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Researchers at MIT have developed a headset that lets people track and find items hidden from view, effectively giving them X-ray vision.
Through the use of techniques called computer vision and wireless perception, the headset automatically locates specific items that are not in the wearer’s line of sight. It then guides the users toward the items, according to MIT. The system relies on radio frequency signals that can pass through everyday materials like cardboard, plastic, and wood.
The items being searched for must be labeled with Radio Frequency Identification (RFID) tags that reflect signals sent by an antenna.
Dubbed X-AR, the headset guides wearers through an augmented reality interface. The items being searched for are shown as transparent spheres to the users. Once they are found, X-AR verifies that the wearer has picked up the correct object.
“Our whole goal with this project was to build an augmented reality system that allows you to see things that are invisible — things that are in boxes or around corners — and in doing so, it can guide you toward them and truly allow you to see the physical world in ways that were not possible before,” MIT professor Fadel Adib said in a statement.
Researchers tested the device in a mock warehouse environment. They found that it could localize hidden items to within 9.8 centimeters, on average. It verified that users picked up the correct item with a 96 percent accuracy, according to MIT.
Those behind the project envision it as a useful tool for e-commerce warehouse workers. It would help them quickly find things amid many cluttered shelves and boxes. Researchers also say that X-AR could be used in a manufacturing facility so that workers can find the correct parts as they assemble products.
Researchers had to make an existing AR headset work with an antenna that could communicate with RFID tags. The majority of RFID localization systems utilize numerous antennas spaced out by meters. The team at MIT had to develop a lightweight antenna that could reach the bandwidth necessary to communicate with the RFID tags.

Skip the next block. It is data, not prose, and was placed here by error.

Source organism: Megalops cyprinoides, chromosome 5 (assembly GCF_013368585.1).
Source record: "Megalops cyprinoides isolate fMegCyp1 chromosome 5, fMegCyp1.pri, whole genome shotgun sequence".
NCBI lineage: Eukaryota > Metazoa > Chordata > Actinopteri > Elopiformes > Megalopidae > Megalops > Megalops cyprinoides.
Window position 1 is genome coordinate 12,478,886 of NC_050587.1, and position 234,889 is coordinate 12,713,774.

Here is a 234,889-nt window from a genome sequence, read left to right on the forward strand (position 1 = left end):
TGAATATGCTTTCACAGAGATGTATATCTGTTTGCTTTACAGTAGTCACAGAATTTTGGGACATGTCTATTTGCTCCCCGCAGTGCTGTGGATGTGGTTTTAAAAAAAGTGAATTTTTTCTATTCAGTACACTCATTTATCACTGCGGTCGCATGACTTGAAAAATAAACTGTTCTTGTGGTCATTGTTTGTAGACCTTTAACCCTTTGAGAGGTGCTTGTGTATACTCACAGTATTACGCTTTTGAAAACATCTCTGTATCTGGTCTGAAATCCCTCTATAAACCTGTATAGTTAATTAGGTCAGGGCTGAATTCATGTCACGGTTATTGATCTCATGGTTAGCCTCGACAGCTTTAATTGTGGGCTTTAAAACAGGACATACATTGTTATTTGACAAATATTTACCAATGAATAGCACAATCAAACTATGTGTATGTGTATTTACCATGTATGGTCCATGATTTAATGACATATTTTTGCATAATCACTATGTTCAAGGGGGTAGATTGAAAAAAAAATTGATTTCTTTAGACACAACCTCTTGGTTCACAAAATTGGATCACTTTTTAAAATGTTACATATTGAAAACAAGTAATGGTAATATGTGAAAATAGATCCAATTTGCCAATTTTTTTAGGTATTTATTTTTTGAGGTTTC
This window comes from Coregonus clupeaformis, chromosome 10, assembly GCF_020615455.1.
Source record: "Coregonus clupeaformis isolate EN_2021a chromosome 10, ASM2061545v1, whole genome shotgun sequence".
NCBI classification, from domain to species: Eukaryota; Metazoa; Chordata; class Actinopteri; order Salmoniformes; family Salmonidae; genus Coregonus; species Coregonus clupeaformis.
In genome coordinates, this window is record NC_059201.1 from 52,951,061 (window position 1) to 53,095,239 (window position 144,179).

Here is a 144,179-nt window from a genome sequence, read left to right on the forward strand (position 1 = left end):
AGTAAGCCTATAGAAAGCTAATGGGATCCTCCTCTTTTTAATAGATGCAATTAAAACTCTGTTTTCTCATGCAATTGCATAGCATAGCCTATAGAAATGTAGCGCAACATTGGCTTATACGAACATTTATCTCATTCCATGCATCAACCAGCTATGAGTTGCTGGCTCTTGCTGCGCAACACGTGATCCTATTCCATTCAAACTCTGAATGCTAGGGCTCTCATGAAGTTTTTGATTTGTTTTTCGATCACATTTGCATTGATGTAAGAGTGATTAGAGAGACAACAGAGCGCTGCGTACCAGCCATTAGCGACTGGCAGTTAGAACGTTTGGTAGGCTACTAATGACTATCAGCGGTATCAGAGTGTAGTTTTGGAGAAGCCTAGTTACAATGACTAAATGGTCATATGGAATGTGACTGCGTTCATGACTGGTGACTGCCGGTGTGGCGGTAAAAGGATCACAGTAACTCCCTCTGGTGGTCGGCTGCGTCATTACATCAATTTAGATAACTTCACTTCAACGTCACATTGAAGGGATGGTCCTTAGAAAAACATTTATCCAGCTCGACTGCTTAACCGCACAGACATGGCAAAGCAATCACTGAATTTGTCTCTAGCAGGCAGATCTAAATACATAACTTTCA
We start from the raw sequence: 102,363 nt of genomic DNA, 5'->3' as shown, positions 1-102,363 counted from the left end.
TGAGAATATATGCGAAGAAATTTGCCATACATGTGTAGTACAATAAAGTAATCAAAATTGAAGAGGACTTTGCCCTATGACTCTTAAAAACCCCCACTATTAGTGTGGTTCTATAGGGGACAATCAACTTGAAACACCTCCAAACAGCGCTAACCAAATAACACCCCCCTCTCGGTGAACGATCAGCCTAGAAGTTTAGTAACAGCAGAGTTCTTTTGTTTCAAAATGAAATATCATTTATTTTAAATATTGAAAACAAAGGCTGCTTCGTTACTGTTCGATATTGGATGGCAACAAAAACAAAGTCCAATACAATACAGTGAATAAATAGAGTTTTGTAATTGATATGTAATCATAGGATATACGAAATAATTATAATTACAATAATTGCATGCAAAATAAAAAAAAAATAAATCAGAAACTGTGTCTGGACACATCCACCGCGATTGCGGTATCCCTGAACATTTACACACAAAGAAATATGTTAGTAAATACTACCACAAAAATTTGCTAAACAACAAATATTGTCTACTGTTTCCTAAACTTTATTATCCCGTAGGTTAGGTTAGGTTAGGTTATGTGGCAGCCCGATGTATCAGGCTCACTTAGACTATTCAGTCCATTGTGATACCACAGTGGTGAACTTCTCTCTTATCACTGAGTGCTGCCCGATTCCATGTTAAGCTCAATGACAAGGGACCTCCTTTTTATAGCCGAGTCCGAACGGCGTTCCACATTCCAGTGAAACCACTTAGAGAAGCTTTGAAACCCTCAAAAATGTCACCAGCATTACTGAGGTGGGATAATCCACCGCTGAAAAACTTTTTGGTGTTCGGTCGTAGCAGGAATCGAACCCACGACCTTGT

“One big challenge was designing an antenna that would fit on the headset without covering any of the cameras or obstructing its operations. This matters a lot, since we need to use all the specs on the visor,” Aline Eid, a former postdoctoral researcher who now works as an assistant professor at the University of Michigan, said in a statement.
To do this, they boosted the bandwidth of a simple loop antenna by tapering its width and adding gaps, according to MIT. They then optimized it to work while attached to the headset.
The next step was figuring out how to use the antenna to find RFID-tagged items. They relied on a specific method known as synthetic aperture radar, which is commonly used by airplanes to find objects on the ground. The headset takes various measurements from different vantage points as a user walks around a room. The measurements are then combined, and work in conjunction with visual data from the headset’s self-tracking system to build a map of the room and determine where the headset is in relation to the environment around it.
The X-AR device calculates the probability of the RFID tag at each location as the user walks, and the probability will be the highest at the tag’s exact location.
Throughout the course of their work, researchers found that the technology needed for X-ray vision synergized well with natural human behavior.
“While it presented a challenge when we were designing the system, we found in our experiments that it actually works well with natural human motion. Because humans move around a lot, it allows us to take measurements from lots of different locations and accurately localize an item,” Laura Dodds, a co-author of the paper on X-AR, said in a statement.
Once the item is picked up, X-AR checks that the RFID tag is sending the correct signals associated with the item to verify that the user found what they were looking for.
When first putting on the headset, users are greeted with simple menus that allow them to select an object from a database of tagged items. Once the item is located, the headset tells users where to walk in the form of footsteps on the floor.
“We abstracted away all the technical aspects so we can provide a seamless, clear experience for the user, which would be especially important if someone were to put this on in a warehouse environment or in a smart home,” co-author Maisy Lam said in a statement.
The future of X-ray vision could be bright. While the X-AR headset works fine at the moment, MIT researchers are still working to refine the device. They plan to investigate whether its visualization and interaction features could be enhanced by using other ways of sensing, like WiFi. They are also toying with the possibility of extending the range of the headset’s antenna, which currently only works at a range of 3 meters.
Adib said that, while the initial work on this project is promising, the potential for improvement is immense.
“Because there isn’t anything like this today, we had to figure out how to build a completely new type of system from beginning to end,” Adib said in a statement. “In reality, what we’ve come up with is a framework. There are many technical contributions, but it is also a blueprint for how you would design an AR headset with X-ray vision in the future.”
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